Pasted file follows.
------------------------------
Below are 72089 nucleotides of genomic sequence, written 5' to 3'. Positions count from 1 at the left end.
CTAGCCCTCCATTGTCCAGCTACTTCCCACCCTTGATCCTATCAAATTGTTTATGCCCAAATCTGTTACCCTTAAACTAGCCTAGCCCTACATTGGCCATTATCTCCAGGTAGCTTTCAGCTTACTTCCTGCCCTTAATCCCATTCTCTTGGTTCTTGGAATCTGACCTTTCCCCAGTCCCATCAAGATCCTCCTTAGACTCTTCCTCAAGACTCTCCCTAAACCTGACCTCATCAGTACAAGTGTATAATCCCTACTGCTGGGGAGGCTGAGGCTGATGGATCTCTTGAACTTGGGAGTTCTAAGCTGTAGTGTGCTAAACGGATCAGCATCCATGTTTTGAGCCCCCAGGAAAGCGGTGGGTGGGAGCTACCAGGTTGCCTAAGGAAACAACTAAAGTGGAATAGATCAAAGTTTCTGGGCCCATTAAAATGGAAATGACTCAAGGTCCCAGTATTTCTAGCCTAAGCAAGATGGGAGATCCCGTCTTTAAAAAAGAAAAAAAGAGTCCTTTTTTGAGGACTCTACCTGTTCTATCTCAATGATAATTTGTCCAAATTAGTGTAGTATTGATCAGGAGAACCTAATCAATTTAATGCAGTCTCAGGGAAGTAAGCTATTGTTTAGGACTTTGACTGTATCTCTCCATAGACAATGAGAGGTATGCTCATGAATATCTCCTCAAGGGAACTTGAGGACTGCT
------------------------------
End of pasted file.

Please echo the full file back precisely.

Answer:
Below are 72089 nucleotides of genomic sequence, written 5' to 3'. Positions count from 1 at the left end.
CTAGCCCTCCATTGTCCAGCTACTTCCCACCCTTGATCCTATCAAATTGTTTATGCCCAAATCTGTTACCCTTAAACTAGCCTAGCCCTACATTGGCCATTATCTCCAGGTAGCTTTCAGCTTACTTCCTGCCCTTAATCCCATTCTCTTGGTTCTTGGAATCTGACCTTTCCCCAGTCCCATCAAGATCCTCCTTAGACTCTTCCTCAAGACTCTCCCTAAACCTGACCTCATCAGTACAAGTGTATAATCCCTACTGCTGGGGAGGCTGAGGCTGATGGATCTCTTGAACTTGGGAGTTCTAAGCTGTAGTGTGCTAAACGGATCAGCATCCATGTTTTGAGCCCCCAGGAAAGCGGTGGGTGGGAGCTACCAGGTTGCCTAAGGAAACAACTAAAGTGGAATAGATCAAAGTTTCTGGGCCCATTAAAATGGAAATGACTCAAGGTCCCAGTATTTCTAGCCTAAGCAAGATGGGAGATCCCGTCTTTAAAAAAGAAAAAAAGAGTCCTTTTTTGAGGACTCTACCTGTTCTATCTCAATGATAATTTGTCCAAATTAGTGTAGTATTGATCAGGAGAACCTAATCAATTTAATGCAGTCTCAGGGAAGTAAGCTATTGTTTAGGACTTTGACTGTATCTCTCCATAGACAATGAGAGGTATGCTCATGAATATCTCCTCAAGGGAACTTGAGGACTGCT